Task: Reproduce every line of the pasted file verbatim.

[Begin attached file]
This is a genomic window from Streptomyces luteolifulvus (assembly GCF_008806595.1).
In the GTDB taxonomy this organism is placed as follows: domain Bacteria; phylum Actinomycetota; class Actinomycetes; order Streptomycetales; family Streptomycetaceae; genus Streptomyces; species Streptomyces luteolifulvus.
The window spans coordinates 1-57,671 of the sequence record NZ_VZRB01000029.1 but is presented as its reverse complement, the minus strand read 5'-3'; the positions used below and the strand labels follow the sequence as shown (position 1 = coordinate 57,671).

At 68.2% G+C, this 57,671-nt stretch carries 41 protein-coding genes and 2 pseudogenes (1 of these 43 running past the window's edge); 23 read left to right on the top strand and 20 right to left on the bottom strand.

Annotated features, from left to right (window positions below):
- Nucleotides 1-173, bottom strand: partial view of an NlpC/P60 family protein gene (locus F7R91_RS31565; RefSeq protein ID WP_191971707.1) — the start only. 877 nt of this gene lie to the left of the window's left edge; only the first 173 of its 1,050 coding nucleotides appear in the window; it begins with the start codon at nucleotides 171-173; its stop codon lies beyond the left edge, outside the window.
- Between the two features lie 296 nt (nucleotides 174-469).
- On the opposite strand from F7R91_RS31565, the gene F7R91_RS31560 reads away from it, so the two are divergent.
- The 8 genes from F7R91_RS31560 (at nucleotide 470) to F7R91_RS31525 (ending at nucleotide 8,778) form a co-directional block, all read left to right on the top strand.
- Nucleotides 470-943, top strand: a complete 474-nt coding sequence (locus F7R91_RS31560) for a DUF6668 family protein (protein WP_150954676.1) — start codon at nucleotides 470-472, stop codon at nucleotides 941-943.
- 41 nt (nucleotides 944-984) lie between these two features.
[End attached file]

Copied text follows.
This is a genomic window from Streptomyces luteolifulvus (assembly GCF_008806595.1).
In the GTDB taxonomy this organism is placed as follows: domain Bacteria; phylum Actinomycetota; class Actinomycetes; order Streptomycetales; family Streptomycetaceae; genus Streptomyces; species Streptomyces luteolifulvus.
The window spans coordinates 1-57,671 of the sequence record NZ_VZRB01000029.1 but is presented as its reverse complement, the minus strand read 5'-3'; the positions used below and the strand labels follow the sequence as shown (position 1 = coordinate 57,671).

At 68.2% G+C, this 57,671-nt stretch carries 41 protein-coding genes and 2 pseudogenes (1 of these 43 running past the window's edge); 23 read left to right on the top strand and 20 right to left on the bottom strand.

Annotated features, from left to right (window positions below):
- Nucleotides 1-173, bottom strand: partial view of an NlpC/P60 family protein gene (locus F7R91_RS31565; RefSeq protein ID WP_191971707.1) — the start only. 877 nt of this gene lie to the left of the window's left edge; only the first 173 of its 1,050 coding nucleotides appear in the window; it begins with the start codon at nucleotides 171-173; its stop codon lies beyond the left edge, outside the window.
- Between the two features lie 296 nt (nucleotides 174-469).
- On the opposite strand from F7R91_RS31565, the gene F7R91_RS31560 reads away from it, so the two are divergent.
- The 8 genes from F7R91_RS31560 (at nucleotide 470) to F7R91_RS31525 (ending at nucleotide 8,778) form a co-directional block, all read left to right on the top strand.
- Nucleotides 470-943, top strand: a complete 474-nt coding sequence (locus F7R91_RS31560) for a DUF6668 family protein (protein WP_150954676.1) — start codon at nucleotides 470-472, stop codon at nucleotides 941-943.
- 41 nt (nucleotides 944-984) lie between these two features.